Of all new technology, perhaps augmented reality has the most brilliantly futuristic ring to it. Augmented reality (AR) works in two ways, based either on geolocation – using GPS, compass and other sensors in a mobile device – or vision – in which sensors track the visual features of real world objects.
As a consumer product, the uses of augmented reality are still being hashed out. But, in the travel sector, its application is catching on in a number of ways, especially as mobile is by far the most popular way for people to interact with AR.
The marriage of augmented reality and travel (Photo courtesy of Etpis.com)
Augmented reality city tours
As a means of highlighting interesting features or bringing history to life, augmented reality has great potential.
In Seville, a company called Past View has created an augmented reality walking tour. Tourists put on video-glasses and earphones, which are connected to their iPhone, to see the city’s history re-enacted before their eyes.
In 2010, the Netherlands Architecture Institute (NAI) launched its free 3D architecture app, Urban Augmented Reality, allowing users to see what was in a location in the past as well as what is planned for it in the future.
In Paris, visitors can download the Then and Now app for iOS and Android, allowing them to see historical images layered onto physical surroundings. Users can travel back in time and view more than 2,000 places of interest as they were 100 years ago.
For travel agents, offering such technology means engaging with tourists who might not otherwise have been interested in a guided tour. Younger visitors in particular, for whom a historical tour is still too reminiscent of school, are more likely to be beguiled by AR. Rather than a replacement of real-person guides, AR should be marketed as an additional option, tempting a new crowd.
Gamification of travel
Meanwhile, for those who find merely being in a new place a bit lacking, gamification is the thing… turning travel into one big game. In the UK, The Game sends tourists on a treasure hunt, uncovering facts about a city. There is potential within this to guide players to specific places of interest, or for travel businesses to sponsor mentions within a game – games are a new platform on which to make their products visible.
Augmented reality for practical information
It’s not all fun and games in the world of augmented reality. Practical applications of the technology fit well with the travel industry, as it can deliver the vast quantities of location-based information visitors seek.
Yelp produced what was probably the first augmented reality app for iPhone, offering business information as an overlay to the real world. Similarly, Mtrip.com offers real-time directions; distances; prices and traveller ratings for museums, monuments, restaurants, hotels and cafés, in a traveller’s destination.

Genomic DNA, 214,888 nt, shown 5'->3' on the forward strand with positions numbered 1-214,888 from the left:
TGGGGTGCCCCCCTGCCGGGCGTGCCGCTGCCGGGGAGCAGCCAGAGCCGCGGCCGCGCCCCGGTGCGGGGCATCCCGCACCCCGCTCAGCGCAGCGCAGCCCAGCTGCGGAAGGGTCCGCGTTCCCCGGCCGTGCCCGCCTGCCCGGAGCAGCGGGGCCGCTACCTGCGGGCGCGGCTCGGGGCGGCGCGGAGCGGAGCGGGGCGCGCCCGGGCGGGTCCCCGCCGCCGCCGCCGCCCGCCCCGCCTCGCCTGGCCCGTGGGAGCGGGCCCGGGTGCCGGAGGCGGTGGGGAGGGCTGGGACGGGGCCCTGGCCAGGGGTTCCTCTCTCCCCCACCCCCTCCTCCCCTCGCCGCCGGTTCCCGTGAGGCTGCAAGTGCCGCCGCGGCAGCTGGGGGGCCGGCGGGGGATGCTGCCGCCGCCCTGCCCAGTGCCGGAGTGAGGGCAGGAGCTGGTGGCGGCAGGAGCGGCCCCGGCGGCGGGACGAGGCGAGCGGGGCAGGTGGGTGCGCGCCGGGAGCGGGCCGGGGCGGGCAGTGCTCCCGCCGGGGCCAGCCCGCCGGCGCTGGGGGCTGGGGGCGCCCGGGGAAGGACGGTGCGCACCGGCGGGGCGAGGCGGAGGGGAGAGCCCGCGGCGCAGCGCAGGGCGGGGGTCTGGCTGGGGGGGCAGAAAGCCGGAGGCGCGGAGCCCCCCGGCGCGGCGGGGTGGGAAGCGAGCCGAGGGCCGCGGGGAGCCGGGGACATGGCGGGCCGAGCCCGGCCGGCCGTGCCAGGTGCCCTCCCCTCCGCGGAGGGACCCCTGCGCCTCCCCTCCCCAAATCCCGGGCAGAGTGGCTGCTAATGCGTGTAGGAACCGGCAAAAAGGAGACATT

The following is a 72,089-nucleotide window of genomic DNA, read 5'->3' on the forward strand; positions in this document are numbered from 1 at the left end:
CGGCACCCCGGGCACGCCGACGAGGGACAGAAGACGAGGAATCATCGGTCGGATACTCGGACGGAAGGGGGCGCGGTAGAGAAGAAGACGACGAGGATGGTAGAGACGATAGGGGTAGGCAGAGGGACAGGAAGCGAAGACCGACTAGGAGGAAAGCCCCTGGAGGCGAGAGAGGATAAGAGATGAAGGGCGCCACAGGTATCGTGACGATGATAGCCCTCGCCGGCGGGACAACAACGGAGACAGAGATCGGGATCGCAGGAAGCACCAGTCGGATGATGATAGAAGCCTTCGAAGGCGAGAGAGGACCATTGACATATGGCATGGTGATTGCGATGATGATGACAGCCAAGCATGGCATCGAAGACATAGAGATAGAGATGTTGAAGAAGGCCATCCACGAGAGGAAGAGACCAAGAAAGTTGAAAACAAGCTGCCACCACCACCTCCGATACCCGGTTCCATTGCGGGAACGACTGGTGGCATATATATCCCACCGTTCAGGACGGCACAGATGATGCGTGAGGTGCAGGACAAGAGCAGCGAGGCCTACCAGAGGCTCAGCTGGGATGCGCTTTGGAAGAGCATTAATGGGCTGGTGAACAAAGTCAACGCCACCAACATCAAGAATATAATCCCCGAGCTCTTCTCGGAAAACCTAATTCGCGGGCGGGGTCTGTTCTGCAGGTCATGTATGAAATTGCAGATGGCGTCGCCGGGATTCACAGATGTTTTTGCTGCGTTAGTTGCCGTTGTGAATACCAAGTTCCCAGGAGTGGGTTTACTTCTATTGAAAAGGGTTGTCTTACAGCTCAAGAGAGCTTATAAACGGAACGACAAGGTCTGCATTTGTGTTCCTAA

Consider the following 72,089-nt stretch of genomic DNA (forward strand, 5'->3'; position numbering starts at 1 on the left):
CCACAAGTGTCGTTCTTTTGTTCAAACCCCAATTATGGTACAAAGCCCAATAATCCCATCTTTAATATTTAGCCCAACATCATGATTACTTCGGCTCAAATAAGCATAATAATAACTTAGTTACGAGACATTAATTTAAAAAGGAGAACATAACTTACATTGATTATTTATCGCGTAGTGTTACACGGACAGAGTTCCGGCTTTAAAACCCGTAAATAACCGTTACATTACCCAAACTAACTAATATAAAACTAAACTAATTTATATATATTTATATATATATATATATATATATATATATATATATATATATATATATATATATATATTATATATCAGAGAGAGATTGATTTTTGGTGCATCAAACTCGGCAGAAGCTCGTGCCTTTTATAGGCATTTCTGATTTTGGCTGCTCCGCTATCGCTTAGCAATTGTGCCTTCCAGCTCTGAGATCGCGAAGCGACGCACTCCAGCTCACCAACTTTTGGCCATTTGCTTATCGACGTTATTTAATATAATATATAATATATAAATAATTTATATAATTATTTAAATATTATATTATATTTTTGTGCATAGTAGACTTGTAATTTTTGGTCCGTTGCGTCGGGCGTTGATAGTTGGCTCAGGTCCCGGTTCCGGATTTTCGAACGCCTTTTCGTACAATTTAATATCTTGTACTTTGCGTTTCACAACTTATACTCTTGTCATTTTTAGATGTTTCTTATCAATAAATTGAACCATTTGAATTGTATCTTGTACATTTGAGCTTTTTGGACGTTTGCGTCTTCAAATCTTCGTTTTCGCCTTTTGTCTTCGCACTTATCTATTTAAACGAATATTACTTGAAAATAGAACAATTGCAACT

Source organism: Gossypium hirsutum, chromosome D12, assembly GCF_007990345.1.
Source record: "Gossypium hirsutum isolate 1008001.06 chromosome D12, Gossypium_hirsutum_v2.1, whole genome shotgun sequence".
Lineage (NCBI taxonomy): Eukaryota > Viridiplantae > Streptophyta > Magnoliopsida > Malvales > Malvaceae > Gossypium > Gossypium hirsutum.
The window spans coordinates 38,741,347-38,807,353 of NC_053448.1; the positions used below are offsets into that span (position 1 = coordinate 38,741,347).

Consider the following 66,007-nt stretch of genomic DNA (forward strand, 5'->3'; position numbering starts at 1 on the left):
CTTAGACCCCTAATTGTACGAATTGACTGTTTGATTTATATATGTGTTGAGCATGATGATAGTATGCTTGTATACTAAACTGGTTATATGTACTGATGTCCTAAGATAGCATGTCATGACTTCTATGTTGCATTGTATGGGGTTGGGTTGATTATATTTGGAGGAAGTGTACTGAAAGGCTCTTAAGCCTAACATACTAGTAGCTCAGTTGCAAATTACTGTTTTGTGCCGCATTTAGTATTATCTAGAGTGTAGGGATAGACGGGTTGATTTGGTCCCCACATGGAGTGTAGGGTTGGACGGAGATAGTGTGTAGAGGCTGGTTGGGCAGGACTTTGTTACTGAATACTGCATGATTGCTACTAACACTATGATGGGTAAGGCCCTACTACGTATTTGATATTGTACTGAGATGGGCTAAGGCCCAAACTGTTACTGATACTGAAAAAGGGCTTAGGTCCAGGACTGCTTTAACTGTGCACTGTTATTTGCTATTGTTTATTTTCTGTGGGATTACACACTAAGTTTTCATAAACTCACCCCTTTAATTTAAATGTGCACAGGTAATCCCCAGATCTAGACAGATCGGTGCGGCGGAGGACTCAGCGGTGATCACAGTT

Etpis.com is an augmented reality guide for cities across the globe, including Paris, London, Rome, Venice, Florence, and Amsterdam. The app includes practical information such as interactive maps, attractions, travel information, common phrases, and tour guides.
This accessible information makes travel less intimidating and a new breed of traveler is emerging, happy to visit more out-of-the-way spots. There will be an ever-increasing need for small, niche businesses, as AR opens up every corner of a destination to the interested traveler.
Wikitude got in early to augmented reality for smartphones, launching the Wikitude AR Travel Guide in 2008. Content is constantly being added and the app offers everything from virtual tours to peer reviews, maps and local tweets. Content is user-generated and anyone can build an app with the Wikitude suite of developer tools, giving travel agents one more way to sell interesting local offers.
As with other forms of collaborative travel, an agent’s role may change as travelers engage with social AR to make decisions, but as the voice of authority, they will remain vital.
Google Glass – the next level?
The much-hyped Google Glass puts information directly in front of a user’s eyes. The technology allows wearers to browse the web, send messages, use GPS, and stream pictures and videos directly to friends. It’s likely to be a while until the headsets become common gadgets. But, if they do, this type of technology could have an impact on the travel industry. Travellers could come to expect destination guides and flight-search information delivered in this way and, for the agents or travel businesses, there will be potential to offer discounts and up-sell products.
AR travel shopping
An imitation of “virtual supermarkets” in Asia, Heinemann Duty Free at Frankfurt Airport has unveiled a QR code wall from which passengers will be able to buy Duty Free goods simply by pointing their smartphones at a billboard featuring virtual products.
The future of augmented reality
If augmented reality continues to grow in popularity, the travel industry is likely to be at the forefront of its applications. As a marketing, selling, or information-providing tool, AR fits with the travel industry arguably more than any other. But to what extent will consumers adopt AR? Will tools like Google Glass ever become mainstream and, if so, what could be done with them?
Tell us what you think.